Indian Prime Minister Narendra Modi has brought his broom and thinks it’s a mess. The campaign is more than a gimmick, as India contends with a long-standing hygiene problem that imperils the economy, exposes millions to sickness and heightens the risk of sexual assault
Thursday marks the birthday of Indian independence hero Mahatma Gandhi, and the nation’s new leader will mark the occasion by giving brooms to the top executives of state-run companies with instructions to sweep the streets. He will also wield a broom himself, Bloomberg reports.
“I urge every one of you to devote at least 100 hours every year, two hours every week, towards cleanliness,” said Modi, in a statement last week. “We can’t let India remain unclean any longer. On the second of October I myself will set out with a broom and contribute to this pious task.”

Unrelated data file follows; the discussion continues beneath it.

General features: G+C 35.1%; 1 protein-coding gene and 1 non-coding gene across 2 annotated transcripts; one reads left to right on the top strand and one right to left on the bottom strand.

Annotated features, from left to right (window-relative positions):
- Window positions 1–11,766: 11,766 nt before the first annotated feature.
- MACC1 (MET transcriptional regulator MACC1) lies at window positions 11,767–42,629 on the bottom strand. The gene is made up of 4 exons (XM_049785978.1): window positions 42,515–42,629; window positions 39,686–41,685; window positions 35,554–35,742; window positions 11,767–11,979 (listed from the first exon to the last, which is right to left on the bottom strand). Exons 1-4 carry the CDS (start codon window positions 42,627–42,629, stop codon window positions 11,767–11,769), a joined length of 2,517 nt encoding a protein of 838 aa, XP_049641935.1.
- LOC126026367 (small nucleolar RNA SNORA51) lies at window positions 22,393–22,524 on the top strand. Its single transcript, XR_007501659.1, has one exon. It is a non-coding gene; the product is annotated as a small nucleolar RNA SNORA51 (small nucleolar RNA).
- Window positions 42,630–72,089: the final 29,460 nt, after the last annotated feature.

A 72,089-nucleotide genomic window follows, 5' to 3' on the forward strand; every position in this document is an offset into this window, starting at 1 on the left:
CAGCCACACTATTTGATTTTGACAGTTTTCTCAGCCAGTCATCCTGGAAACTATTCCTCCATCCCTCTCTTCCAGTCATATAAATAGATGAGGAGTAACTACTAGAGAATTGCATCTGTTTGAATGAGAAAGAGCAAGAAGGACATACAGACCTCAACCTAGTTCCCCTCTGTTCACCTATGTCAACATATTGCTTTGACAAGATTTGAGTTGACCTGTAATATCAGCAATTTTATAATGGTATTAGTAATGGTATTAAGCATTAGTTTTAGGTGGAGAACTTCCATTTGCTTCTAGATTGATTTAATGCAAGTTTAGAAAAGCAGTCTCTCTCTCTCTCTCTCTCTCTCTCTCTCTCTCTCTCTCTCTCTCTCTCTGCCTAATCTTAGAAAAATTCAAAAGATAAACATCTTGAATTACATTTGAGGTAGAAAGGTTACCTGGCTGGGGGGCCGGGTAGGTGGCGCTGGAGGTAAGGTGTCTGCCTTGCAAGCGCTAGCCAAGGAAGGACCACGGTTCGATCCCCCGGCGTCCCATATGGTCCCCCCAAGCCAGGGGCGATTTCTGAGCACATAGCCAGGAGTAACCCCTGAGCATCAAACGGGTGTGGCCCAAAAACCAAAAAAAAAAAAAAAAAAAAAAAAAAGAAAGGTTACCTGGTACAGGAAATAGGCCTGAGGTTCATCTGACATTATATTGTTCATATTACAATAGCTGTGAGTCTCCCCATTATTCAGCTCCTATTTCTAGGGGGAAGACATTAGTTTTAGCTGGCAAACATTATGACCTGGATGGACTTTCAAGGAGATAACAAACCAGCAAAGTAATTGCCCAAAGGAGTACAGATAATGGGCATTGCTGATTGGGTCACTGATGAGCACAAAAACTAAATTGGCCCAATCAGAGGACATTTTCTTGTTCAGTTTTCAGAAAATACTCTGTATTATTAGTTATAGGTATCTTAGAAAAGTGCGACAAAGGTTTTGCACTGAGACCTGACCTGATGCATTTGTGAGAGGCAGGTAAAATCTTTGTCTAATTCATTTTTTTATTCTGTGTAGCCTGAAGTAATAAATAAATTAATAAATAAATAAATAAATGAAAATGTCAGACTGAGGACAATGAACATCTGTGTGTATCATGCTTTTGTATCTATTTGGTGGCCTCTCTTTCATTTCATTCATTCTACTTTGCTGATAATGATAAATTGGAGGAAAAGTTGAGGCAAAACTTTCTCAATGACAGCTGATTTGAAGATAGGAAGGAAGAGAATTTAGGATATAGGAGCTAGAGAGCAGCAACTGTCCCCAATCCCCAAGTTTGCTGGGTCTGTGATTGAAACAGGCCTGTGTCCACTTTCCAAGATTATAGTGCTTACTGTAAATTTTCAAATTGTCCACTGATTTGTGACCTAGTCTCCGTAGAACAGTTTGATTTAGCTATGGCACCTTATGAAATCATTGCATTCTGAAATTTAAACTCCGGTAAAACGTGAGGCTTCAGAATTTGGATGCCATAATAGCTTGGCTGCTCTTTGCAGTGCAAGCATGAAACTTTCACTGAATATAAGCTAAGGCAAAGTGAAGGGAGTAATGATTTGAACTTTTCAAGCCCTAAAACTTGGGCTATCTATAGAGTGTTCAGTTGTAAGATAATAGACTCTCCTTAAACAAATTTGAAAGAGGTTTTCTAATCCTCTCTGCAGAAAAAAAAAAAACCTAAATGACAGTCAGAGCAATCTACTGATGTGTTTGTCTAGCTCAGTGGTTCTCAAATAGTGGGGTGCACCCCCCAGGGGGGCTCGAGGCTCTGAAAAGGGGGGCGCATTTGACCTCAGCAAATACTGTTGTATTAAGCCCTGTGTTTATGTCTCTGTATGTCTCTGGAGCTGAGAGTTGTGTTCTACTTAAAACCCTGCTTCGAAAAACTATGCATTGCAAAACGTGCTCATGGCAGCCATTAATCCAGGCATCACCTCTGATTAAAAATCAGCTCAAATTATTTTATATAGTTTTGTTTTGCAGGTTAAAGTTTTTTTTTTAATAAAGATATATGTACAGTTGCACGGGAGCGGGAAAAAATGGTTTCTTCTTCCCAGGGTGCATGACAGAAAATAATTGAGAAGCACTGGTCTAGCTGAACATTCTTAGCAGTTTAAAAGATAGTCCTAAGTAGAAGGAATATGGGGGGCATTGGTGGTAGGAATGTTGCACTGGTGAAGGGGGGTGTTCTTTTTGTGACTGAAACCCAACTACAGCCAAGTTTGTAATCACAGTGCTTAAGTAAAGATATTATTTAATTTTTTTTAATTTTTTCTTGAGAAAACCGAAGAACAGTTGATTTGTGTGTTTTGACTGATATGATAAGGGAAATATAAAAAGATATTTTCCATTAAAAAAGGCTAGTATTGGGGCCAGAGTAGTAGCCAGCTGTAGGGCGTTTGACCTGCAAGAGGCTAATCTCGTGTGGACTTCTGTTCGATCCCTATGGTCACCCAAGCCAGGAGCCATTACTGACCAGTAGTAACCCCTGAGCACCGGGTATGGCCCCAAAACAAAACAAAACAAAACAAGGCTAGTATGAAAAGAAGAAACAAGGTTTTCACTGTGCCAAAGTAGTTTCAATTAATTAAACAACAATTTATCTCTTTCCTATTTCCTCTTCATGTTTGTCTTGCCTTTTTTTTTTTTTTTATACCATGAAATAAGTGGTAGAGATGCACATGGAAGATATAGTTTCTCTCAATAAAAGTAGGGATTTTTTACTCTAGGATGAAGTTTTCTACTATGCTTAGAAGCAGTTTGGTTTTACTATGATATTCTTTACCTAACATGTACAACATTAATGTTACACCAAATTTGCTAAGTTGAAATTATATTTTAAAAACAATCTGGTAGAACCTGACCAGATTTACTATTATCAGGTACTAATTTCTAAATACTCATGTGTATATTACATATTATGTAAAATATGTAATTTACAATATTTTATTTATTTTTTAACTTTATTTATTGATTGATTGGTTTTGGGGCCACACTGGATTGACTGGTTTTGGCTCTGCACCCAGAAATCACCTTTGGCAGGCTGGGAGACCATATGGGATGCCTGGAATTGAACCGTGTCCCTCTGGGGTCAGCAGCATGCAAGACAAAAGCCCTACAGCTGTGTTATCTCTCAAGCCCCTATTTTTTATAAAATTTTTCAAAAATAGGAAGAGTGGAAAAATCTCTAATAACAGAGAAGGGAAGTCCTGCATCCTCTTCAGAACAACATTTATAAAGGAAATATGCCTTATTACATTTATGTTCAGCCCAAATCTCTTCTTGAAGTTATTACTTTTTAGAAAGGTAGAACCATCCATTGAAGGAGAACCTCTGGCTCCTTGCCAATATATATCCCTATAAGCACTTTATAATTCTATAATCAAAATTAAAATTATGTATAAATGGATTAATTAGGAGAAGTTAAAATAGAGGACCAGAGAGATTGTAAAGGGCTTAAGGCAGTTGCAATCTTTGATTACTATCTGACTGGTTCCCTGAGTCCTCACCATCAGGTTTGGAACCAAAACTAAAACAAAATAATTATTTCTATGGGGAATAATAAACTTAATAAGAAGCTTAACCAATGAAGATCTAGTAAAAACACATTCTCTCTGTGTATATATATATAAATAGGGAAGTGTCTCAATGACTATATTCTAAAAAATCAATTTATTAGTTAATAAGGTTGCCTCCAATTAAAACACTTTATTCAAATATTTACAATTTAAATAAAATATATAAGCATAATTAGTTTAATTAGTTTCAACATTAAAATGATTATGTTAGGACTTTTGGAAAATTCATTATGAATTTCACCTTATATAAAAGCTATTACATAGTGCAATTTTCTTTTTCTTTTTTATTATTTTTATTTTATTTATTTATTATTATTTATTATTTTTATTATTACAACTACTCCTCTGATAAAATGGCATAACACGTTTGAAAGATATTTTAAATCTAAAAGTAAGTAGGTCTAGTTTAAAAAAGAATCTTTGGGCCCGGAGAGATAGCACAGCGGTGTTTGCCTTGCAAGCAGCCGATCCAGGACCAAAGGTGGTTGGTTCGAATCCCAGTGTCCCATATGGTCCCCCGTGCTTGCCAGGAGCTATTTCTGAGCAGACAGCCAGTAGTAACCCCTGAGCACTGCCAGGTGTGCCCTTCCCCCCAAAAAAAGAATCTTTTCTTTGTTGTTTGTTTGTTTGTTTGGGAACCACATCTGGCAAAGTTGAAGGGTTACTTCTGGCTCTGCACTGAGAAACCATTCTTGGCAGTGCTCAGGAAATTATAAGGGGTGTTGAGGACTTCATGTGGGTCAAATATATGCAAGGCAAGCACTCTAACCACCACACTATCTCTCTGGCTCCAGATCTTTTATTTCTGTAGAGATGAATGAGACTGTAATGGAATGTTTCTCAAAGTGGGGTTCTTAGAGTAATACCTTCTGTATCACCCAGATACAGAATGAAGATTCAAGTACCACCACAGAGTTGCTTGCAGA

Meanwhile, Modi, the popular new leader of this nation of 1.2 billion people, will also call on state-owned banks to fund toilet construction. In India, some 594 million people still do not have access to toilets, according to UNICEF, posing a major health hazard. (In April, UNICEF launched a video campaign starring an army of malicious, dancing turds taking over the world to raise awareness about the dangers of defecating in the open.)
The announcement is part of Modi’s broader initiative to tackle hygiene issues that expose hundreds of millions to disease and heightened risk of sexual assault.
About 11 state-run power, coal and renewable energy companies have pledged to build 50,000 new toilets in schools, of which work on 1,001 will begin on Oct. 2, according to a government statement.